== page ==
Let’s just get out of the way that this film – the fifth in the franchise – is ludicrous, ridiculous, with some unbelievably silly dialogue, a plot with holes big enough to drive a stolen bank vault through, and without much going on in the acting department. It is also fabulously entertaining from start to finish – if you can be entertained by expertly realised scenes of automobile destruction, punctuated by scenes of automobile racing, automobile stealing and general automobile appreciation. Vin Diesel and Paul Walker gather a group of criminally-inclined precision drivers (!) to gather in the Favelas of Rio and rip off Brazil’s richest criminal, and nothing – not an army of corrupt cops, an unmanageable city, a plan that makes no sense nor Dwayne “The Rock” Johnson himself – is going to get in their way. Along the way about two hundred cars (in a conservative estimate) get smashed, gutted, thrown through the air into the side of fast-moving trains, and almost anything else imaginable and then some, all accompanied by the best metal-on-metal sound effects design you’ve ever heard. So many action movies these days fail in their very raison d’etre – they ruin the action with too much rapid editing, trying too hard to hide their CGI effects, cables and stuntpeople. FAST AND FURIOUS 5 – or, as its on-screen title attests, FAST 5 – is old-school motor mayhem, with action sequences so clearly and beautifully rendered that I was in awe of the filmmaking, even as the script left my head spinning. It’s like THE CANNONBALL RUN on steroids. Vin Diesel and Dwayne Johnson are also like Vin Diesel and Dwayne Johnson on steroids – you’ve never seen such biceps as Diesel’s until Johnson enters the picture with biceps about three times as big – and their fistfight exactly two-thirds through the film is accompanied by the type of sound effects you could expect from a modern Godzilla movie. Clash of the Titans indeed – when their forearms clap together later it’s like a volcano exploding. In its own way, brilliant. Don’t go if you really don’t like cars though…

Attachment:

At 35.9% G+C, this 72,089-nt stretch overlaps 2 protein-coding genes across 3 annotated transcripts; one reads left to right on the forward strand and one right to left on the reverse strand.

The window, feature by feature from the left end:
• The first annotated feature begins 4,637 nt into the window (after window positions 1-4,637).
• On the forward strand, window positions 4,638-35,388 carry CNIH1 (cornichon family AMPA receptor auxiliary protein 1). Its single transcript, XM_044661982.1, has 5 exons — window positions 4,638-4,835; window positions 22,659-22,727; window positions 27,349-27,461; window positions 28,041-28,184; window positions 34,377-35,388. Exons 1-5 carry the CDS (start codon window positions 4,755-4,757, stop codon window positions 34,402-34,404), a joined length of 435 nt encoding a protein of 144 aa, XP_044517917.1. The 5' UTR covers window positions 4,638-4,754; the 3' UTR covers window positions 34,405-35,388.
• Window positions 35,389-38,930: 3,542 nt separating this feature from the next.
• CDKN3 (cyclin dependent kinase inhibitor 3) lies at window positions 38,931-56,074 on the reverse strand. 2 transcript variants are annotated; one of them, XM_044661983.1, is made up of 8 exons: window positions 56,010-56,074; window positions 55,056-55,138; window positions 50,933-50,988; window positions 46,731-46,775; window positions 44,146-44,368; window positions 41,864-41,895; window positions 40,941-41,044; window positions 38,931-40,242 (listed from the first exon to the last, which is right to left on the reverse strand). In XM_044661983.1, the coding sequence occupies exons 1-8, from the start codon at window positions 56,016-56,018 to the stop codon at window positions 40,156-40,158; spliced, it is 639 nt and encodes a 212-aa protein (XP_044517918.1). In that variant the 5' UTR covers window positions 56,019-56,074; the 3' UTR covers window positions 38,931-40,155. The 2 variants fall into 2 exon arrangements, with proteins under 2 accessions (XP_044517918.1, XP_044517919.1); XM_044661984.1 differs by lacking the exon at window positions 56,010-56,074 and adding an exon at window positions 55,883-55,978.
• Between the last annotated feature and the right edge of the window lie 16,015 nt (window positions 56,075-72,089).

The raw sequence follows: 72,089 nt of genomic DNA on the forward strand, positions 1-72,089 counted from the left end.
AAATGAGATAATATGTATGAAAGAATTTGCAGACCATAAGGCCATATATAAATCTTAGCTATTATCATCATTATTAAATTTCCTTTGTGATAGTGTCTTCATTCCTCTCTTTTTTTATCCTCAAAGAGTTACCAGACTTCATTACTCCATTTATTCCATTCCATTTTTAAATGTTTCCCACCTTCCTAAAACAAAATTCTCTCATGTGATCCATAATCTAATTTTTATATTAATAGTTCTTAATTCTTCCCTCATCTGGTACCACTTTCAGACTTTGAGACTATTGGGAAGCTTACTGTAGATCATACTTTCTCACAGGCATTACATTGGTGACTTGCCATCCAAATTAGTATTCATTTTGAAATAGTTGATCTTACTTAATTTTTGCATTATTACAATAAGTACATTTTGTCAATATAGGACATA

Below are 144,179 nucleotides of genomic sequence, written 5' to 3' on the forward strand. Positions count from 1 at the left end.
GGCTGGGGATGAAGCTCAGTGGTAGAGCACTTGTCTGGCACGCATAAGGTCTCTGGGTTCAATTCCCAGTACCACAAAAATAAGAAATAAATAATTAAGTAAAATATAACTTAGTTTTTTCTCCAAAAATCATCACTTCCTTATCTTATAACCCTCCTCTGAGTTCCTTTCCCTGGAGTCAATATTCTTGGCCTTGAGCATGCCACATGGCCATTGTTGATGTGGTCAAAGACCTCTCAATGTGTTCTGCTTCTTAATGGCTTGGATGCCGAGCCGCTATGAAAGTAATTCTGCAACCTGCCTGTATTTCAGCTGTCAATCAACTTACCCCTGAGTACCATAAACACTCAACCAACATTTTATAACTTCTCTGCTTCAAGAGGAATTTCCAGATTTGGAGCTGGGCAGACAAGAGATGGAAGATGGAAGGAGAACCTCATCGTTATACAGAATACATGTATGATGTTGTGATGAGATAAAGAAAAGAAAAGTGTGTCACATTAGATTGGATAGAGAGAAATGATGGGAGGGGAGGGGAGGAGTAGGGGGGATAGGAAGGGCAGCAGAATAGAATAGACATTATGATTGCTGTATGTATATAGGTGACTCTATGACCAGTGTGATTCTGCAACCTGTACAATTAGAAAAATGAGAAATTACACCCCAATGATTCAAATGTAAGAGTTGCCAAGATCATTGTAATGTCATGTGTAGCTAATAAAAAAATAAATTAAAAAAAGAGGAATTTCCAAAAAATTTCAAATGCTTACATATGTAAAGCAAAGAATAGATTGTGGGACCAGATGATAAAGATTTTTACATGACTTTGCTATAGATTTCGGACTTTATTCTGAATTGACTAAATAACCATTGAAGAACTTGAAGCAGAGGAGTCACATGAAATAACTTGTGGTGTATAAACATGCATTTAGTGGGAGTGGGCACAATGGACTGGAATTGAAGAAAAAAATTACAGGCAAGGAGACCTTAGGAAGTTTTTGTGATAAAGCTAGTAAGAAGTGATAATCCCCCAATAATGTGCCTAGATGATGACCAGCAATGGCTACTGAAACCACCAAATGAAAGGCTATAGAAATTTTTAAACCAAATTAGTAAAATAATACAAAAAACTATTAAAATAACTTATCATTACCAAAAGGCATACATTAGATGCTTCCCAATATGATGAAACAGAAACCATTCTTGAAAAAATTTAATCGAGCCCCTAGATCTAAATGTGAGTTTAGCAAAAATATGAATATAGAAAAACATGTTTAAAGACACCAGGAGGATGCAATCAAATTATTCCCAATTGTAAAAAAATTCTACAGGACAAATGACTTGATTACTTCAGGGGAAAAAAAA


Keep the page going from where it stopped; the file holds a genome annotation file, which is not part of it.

The unnecessary remake of ARTHUR , starring Rusell Brand as Dudley Moore and Dame Helen Mirren as Sir John Gielgud (echoing her gender-switching take on THE TEMPEST as Prospera, following after Guldud’s Pospero in the earlier Tempest adaptation PROSPERO’S BOOKS) is very strange. It starts out brilliantly – the first scene, mainly between Mirren and Brand, is excellent – witty, dry, warm, slickly expositional, and genuinely funny. The last scene is almost unwatchable in its awfulness – sentimental, obvious, unnecessary and acted and directed without any conviction whatsoever. In between, the movie progressively gets worse – literally, each new scene is a little worse than the previous one; it’s like walking down some steps from quality to horrendousness. Likewise, the film, as it progresses, simply becomes less funny, such that the last third (or “act”) is, simply, not a romantic comedy but a romantic drama, not even trying to be funny (or if it is, failing utterly). Brand is cursed with, I would suggest, eighty percent of the films’ lines, and he is fine in the funny first third, desperate in the unfunny but at least pretending to be a comedy middle third, and lost at sea in the dramatic third – he simply doesn’t have the chops as a dramatic actor yet, and watching him deal with tragedy is painful. This is a movie that you leave once the jokes stop – maybe in time to get your money back.